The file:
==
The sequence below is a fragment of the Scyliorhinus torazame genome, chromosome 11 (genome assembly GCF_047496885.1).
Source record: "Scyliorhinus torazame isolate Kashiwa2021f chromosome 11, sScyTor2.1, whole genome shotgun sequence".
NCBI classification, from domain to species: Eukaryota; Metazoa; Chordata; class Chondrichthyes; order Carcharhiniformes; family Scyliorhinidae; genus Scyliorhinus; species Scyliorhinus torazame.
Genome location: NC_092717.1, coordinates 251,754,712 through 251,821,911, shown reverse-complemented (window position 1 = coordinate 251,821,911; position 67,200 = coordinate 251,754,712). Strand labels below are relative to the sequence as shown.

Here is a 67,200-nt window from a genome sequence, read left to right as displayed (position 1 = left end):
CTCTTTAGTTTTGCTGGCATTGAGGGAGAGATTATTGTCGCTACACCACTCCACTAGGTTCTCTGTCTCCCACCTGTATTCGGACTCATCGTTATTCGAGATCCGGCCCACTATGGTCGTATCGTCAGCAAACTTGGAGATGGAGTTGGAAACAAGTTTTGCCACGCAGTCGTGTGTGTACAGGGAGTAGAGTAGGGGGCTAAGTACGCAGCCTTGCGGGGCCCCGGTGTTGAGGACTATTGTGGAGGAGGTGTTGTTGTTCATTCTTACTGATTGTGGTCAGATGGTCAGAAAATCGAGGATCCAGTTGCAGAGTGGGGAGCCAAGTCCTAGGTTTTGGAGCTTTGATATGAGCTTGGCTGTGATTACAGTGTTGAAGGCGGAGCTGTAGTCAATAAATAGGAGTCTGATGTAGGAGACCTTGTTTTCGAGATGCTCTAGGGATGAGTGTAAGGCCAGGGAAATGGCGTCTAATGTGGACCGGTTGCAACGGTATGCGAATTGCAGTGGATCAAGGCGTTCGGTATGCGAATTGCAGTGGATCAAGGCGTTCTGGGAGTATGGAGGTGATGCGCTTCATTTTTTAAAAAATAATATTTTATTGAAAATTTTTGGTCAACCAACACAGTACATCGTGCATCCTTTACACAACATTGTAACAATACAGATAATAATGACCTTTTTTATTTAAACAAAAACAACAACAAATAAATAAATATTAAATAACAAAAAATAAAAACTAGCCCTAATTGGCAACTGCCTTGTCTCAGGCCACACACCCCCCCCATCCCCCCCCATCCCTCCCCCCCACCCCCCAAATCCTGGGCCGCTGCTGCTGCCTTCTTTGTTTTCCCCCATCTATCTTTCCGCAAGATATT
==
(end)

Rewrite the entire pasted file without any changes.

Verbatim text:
The sequence below is a fragment of the Scyliorhinus torazame genome, chromosome 11 (genome assembly GCF_047496885.1).
Source record: "Scyliorhinus torazame isolate Kashiwa2021f chromosome 11, sScyTor2.1, whole genome shotgun sequence".
NCBI classification, from domain to species: Eukaryota; Metazoa; Chordata; class Chondrichthyes; order Carcharhiniformes; family Scyliorhinidae; genus Scyliorhinus; species Scyliorhinus torazame.
Genome location: NC_092717.1, coordinates 251,754,712 through 251,821,911, shown reverse-complemented (window position 1 = coordinate 251,821,911; position 67,200 = coordinate 251,754,712). Strand labels below are relative to the sequence as shown.

Here is a 67,200-nt window from a genome sequence, read left to right as displayed (position 1 = left end):
CTCTTTAGTTTTGCTGGCATTGAGGGAGAGATTATTGTCGCTACACCACTCCACTAGGTTCTCTGTCTCCCACCTGTATTCGGACTCATCGTTATTCGAGATCCGGCCCACTATGGTCGTATCGTCAGCAAACTTGGAGATGGAGTTGGAAACAAGTTTTGCCACGCAGTCGTGTGTGTACAGGGAGTAGAGTAGGGGGCTAAGTACGCAGCCTTGCGGGGCCCCGGTGTTGAGGACTATTGTGGAGGAGGTGTTGTTGTTCATTCTTACTGATTGTGGTCAGATGGTCAGAAAATCGAGGATCCAGTTGCAGAGTGGGGAGCCAAGTCCTAGGTTTTGGAGCTTTGATATGAGCTTGGCTGTGATTACAGTGTTGAAGGCGGAGCTGTAGTCAATAAATAGGAGTCTGATGTAGGAGACCTTGTTTTCGAGATGCTCTAGGGATGAGTGTAAGGCCAGGGAAATGGCGTCTAATGTGGACCGGTTGCAACGGTATGCGAATTGCAGTGGATCAAGGCGTTCGGTATGCGAATTGCAGTGGATCAAGGCGTTCTGGGAGTATGGAGGTGATGCGCTTCATTTTTTAAAAAATAATATTTTATTGAAAATTTTTGGTCAACCAACACAGTACATCGTGCATCCTTTACACAACATTGTAACAATACAGATAATAATGACCTTTTTTATTTAAACAAAAACAACAACAAATAAATAAATATTAAATAACAAAAAATAAAAACTAGCCCTAATTGGCAACTGCCTTGTCTCAGGCCACACACCCCCCCCATCCCCCCCCATCCCTCCCCCCCACCCCCCAAATCCTGGGCCGCTGCTGCTGCCTTCTTTGTTTTCCCCCATCTATCTTTCCGCAAGATATT